Note that “Holiday” appears to be missing a few seconds of footage. When the story initially goes into the past, it cuts somewhat abruptly – and loses the “wobbly flashback” gag. I’d guess that the show originally cut to music that wasn’t cleared for use on the DVD. It doesn’t ruin the episode, but it zaps a good joke.
The New Car: “With Felix’s help, Oscar wins a new car in a radio contest. But when Oscar decides he wants to sell it, Felix won’t let him.”
While I don’t think “Car” belongs on a list of the series’ best episodes, it has its moments. I like the very New York subject matter, and a fun guest turn from John Byner adds laughs. The show doesn’t quite excel, though.
This Is the Army, Mrs. Madison: “Explaining why Oscar’s not in his wedding photo, Felix tells Myrna the story of how Oscar came to propose to Blanche while they were in the Army.”
If you watch the whole series, you’ll find about 726 different tales about how Oscar and Felix met; The Odd Couple beat that thread to death even more than how the marriages ended. Some of these “when Felix met Oscar” shows make it impossible for them to have been Army buddies, but when the episode provides as many laughs as we find here, I don’t care. From start to finish, “Army” is a gem; it might well be one of the series’ all-time best programs.
One complaint: couldn’t the writers come up with a more creative last name for Blanche than “Somers”, the actor’s actual moniker?
The Songwriter: “Oscar dates a singer looking for an uptempo song for her act. So budding songwriter Felix pens a tune he’s absolutely sure she will love.”
Was Jaye P. Morgan ever actually a successful singer? Folks of my generation remember her best as a game-show participant, but “Songwriter” demonstrates that she was famous for some other reason. She was a fairly annoying personality, but the program succeeds nonetheless. “Happy and Peppy and Bursting With Love” remains a favorite tune/gag, and more than a smattering of amusing moments crop up along the way. It’s not on a par with “Army”, but it works.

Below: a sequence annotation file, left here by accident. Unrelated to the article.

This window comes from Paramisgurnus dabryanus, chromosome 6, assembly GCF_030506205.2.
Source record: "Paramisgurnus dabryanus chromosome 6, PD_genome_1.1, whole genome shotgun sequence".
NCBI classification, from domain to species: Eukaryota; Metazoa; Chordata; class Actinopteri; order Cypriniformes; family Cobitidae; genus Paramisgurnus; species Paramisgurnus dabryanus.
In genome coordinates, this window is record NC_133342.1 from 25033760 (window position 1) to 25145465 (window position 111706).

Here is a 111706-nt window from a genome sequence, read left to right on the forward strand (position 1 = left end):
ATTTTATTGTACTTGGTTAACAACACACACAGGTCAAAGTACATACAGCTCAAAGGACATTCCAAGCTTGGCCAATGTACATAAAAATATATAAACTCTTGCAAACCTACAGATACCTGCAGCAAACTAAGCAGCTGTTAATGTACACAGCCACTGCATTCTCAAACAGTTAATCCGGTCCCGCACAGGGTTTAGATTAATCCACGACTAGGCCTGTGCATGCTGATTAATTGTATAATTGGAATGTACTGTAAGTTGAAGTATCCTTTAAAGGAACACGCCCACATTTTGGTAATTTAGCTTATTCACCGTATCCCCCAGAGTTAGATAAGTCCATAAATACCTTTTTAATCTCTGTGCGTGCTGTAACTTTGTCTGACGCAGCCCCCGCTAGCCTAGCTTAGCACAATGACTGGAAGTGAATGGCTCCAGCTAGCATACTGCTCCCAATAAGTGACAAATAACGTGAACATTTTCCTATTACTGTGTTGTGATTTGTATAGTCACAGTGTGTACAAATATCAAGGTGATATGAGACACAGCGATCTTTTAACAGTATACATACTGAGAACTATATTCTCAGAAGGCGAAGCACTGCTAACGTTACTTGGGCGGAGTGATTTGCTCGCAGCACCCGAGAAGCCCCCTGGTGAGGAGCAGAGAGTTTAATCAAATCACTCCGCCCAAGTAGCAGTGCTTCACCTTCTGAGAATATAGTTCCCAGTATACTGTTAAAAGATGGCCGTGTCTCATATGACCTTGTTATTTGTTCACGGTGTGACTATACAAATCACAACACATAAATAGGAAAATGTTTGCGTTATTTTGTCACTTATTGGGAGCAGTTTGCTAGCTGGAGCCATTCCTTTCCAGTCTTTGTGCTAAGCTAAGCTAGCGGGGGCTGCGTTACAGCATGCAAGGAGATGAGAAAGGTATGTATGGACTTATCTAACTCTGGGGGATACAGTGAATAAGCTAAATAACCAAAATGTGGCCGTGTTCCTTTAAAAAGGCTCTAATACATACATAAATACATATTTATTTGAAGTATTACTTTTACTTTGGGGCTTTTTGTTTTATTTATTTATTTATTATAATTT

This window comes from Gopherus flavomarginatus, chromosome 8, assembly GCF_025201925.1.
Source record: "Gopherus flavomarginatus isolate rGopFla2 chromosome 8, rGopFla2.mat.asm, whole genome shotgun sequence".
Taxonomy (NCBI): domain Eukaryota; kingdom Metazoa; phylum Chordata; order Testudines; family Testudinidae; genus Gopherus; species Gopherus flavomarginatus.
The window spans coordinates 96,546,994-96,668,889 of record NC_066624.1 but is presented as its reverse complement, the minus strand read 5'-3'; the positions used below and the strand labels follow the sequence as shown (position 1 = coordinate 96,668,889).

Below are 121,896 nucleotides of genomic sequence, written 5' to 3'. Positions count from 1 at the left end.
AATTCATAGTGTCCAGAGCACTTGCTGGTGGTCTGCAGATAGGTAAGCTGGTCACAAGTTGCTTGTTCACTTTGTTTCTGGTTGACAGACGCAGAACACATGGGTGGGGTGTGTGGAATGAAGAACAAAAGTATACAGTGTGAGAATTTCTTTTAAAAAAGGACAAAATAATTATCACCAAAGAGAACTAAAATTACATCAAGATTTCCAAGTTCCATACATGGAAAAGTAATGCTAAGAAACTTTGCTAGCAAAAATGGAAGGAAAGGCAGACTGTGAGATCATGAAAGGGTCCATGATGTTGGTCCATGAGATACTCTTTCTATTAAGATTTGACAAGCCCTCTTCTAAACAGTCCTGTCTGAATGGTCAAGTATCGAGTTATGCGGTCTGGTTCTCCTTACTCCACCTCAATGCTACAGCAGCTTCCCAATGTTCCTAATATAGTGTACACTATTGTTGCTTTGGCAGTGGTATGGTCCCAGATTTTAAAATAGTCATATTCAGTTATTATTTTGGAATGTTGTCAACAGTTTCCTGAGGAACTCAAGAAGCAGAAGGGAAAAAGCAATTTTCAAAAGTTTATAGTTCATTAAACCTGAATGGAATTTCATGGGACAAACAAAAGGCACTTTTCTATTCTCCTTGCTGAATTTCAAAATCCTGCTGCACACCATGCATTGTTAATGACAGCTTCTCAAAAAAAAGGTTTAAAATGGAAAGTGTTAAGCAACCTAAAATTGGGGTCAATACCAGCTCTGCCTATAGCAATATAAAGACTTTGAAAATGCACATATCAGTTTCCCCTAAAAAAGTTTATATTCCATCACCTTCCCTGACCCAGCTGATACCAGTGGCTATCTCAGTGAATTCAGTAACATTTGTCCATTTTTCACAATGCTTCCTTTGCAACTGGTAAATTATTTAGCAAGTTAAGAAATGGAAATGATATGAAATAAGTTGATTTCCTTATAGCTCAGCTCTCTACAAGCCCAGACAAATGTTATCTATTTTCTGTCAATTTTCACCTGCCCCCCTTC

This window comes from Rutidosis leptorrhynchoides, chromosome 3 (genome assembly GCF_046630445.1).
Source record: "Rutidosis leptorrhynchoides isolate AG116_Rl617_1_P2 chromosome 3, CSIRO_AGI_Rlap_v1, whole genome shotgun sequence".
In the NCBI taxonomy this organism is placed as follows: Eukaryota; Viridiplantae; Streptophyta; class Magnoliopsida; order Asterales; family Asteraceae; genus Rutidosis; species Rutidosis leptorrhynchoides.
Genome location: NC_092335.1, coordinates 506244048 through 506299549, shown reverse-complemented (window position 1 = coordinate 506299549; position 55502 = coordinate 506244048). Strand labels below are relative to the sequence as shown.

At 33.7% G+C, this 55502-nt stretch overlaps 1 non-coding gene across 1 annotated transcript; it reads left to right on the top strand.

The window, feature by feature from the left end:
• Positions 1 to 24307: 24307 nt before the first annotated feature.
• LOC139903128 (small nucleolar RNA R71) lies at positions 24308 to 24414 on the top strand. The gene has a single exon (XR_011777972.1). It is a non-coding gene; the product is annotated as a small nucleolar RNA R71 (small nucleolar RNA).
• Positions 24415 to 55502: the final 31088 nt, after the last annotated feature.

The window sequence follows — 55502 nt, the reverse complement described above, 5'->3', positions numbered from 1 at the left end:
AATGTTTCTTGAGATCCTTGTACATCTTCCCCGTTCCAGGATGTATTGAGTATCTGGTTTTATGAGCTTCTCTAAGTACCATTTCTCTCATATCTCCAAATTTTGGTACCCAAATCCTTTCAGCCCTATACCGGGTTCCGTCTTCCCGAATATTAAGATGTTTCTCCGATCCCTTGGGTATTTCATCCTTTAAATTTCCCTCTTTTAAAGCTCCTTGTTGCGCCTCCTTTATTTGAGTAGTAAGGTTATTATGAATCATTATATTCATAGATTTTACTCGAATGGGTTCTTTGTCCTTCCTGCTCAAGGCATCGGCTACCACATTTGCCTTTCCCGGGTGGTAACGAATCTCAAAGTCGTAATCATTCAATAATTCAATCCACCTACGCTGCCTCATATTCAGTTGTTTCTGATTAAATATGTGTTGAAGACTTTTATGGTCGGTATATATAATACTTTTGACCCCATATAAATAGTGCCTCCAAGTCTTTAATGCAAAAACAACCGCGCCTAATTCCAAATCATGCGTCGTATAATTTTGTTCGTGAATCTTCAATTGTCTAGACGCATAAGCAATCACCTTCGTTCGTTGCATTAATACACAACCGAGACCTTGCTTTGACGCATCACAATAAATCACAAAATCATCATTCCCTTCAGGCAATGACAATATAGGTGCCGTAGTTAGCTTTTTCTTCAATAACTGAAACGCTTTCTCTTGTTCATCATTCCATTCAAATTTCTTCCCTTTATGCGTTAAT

Felix Directs: “When Felix makes a documentary film about his roommate Oscar, a producer flips for it and wants Felix to direct his next picture.”
“Directs” hearkens back to “Felix’s First Commercial” in that it shows an ambitious side of our pal Unger. Nonetheless, it branches off in its own direction pretty well, so it doesn’t come across as a repeat of the earlier show. Although I don’t think it’s a great episode, it entertains.
The Pig Who Came to Dinner: “After Oscar loses everything in a bet to tennis star Bobby Riggs, Felix vows to win it all back. But if he loses, he’ll have to become a male chauvinist.”
Wow – another ‘70s flashback! I don’t know who comes across as the bigger period relic, Riggs or Jaye P. Morgan. If you weren’t around back then, you’ll likely not know of either. “Pig” is the more dated show of the two, simply because it relies on a knowledge of Riggs’ shtick; you can have no idea who Morgan is and it doesn’t matter, but you’ll lose something here if you’ve never heard of Riggs. That hamstrings “Pig” somewhat, but Riggs is an amusing personality. Add to that all of Oscar’s failed bets and the program becomes very funny.